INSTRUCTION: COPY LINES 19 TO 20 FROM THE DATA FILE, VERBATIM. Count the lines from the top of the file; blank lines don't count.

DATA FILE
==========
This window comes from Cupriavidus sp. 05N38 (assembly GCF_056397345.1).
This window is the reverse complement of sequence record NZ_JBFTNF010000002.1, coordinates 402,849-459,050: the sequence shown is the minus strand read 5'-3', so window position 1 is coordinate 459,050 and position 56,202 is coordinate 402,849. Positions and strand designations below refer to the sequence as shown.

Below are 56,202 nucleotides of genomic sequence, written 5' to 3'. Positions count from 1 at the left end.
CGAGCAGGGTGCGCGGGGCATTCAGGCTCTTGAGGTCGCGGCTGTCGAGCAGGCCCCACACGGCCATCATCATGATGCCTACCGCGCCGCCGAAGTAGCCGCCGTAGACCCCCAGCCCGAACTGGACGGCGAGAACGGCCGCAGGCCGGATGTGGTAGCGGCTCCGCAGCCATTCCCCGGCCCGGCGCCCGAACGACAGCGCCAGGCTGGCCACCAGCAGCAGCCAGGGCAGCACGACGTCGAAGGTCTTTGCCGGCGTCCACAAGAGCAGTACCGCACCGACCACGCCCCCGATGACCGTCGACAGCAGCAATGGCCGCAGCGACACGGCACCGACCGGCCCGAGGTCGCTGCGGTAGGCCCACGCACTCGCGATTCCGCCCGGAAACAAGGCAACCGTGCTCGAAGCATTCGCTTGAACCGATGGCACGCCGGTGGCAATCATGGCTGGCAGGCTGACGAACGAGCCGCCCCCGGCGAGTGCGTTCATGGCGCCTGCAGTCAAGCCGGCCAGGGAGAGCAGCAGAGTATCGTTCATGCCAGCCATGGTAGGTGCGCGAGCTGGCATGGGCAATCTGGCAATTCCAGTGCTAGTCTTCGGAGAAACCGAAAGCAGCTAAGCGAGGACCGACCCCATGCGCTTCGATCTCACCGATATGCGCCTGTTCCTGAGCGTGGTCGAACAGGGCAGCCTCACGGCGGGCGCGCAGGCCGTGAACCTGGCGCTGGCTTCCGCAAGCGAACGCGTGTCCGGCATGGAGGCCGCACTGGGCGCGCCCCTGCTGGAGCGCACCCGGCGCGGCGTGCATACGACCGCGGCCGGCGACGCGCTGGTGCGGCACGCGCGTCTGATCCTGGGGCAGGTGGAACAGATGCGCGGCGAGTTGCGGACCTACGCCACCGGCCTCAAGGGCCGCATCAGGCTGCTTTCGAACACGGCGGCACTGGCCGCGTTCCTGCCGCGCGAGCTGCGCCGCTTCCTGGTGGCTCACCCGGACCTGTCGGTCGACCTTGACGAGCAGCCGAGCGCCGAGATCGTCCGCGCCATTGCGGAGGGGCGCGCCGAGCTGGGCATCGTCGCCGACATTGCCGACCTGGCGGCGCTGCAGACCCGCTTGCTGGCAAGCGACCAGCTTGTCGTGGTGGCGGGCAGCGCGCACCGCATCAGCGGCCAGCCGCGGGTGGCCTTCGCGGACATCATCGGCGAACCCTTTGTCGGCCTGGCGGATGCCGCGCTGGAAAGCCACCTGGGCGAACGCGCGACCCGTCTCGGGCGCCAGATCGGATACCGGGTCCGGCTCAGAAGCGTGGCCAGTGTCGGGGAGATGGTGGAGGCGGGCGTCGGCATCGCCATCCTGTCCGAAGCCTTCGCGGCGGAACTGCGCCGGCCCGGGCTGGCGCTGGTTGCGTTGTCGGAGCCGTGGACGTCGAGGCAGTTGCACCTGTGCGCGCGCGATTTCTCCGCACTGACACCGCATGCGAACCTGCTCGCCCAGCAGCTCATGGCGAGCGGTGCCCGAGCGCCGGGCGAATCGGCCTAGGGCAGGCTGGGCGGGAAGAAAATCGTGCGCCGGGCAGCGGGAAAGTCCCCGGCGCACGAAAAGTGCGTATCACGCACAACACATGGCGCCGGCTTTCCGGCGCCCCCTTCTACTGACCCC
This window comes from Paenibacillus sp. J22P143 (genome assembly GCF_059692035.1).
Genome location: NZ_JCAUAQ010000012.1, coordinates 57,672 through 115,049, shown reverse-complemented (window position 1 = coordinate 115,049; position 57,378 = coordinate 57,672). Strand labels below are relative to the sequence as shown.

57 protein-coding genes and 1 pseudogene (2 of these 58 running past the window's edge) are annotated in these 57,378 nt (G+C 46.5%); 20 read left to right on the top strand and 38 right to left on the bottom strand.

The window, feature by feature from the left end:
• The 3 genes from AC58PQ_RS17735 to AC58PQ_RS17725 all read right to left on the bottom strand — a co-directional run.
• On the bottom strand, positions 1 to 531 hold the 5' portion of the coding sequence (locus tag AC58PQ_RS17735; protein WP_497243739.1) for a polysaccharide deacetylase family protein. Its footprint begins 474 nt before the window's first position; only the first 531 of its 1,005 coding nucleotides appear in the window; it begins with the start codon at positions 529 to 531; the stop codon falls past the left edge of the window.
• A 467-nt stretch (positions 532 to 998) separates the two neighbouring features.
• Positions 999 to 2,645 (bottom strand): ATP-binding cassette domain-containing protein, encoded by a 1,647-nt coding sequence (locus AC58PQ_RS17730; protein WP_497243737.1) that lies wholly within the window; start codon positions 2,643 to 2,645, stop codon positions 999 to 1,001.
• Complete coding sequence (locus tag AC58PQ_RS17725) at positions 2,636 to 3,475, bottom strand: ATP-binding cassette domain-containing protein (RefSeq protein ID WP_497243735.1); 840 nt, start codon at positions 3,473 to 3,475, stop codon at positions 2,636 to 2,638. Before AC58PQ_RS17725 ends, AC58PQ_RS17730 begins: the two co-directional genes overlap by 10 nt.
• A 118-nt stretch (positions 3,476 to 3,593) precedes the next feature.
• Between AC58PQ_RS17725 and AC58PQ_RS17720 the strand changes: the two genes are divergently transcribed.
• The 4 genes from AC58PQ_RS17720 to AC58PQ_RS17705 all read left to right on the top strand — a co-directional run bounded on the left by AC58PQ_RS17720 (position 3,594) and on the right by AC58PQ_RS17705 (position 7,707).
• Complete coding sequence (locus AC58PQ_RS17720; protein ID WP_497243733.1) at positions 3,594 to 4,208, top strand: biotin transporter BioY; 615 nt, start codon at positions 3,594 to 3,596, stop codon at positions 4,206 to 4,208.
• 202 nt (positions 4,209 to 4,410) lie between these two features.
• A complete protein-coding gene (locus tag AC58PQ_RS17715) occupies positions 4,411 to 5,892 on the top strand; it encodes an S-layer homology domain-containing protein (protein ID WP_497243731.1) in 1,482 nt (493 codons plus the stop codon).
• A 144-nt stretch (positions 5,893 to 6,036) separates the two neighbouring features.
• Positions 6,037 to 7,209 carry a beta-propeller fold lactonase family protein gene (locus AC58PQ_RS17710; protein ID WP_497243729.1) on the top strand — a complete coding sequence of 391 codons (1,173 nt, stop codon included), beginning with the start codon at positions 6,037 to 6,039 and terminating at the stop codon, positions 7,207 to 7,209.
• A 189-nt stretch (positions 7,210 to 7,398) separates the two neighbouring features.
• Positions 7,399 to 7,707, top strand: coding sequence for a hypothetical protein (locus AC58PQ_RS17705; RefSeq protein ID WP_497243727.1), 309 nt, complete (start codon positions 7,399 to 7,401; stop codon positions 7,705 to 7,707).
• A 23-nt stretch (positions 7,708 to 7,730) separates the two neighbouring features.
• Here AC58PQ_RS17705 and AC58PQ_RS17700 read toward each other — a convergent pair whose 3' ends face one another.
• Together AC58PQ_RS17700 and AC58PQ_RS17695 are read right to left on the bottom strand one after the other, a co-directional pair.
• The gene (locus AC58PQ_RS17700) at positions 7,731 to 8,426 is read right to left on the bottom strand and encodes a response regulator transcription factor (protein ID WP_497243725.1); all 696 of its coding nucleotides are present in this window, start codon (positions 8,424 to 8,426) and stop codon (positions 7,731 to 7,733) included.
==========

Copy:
• A complete protein-coding gene (locus tag AC58PQ_RS17715) occupies positions 4,411 to 5,892 on the top strand; it encodes an S-layer homology domain-containing protein (protein ID WP_497243731.1) in 1,482 nt (493 codons plus the stop codon).
• A 144-nt stretch (positions 5,893 to 6,036) separates the two neighbouring features.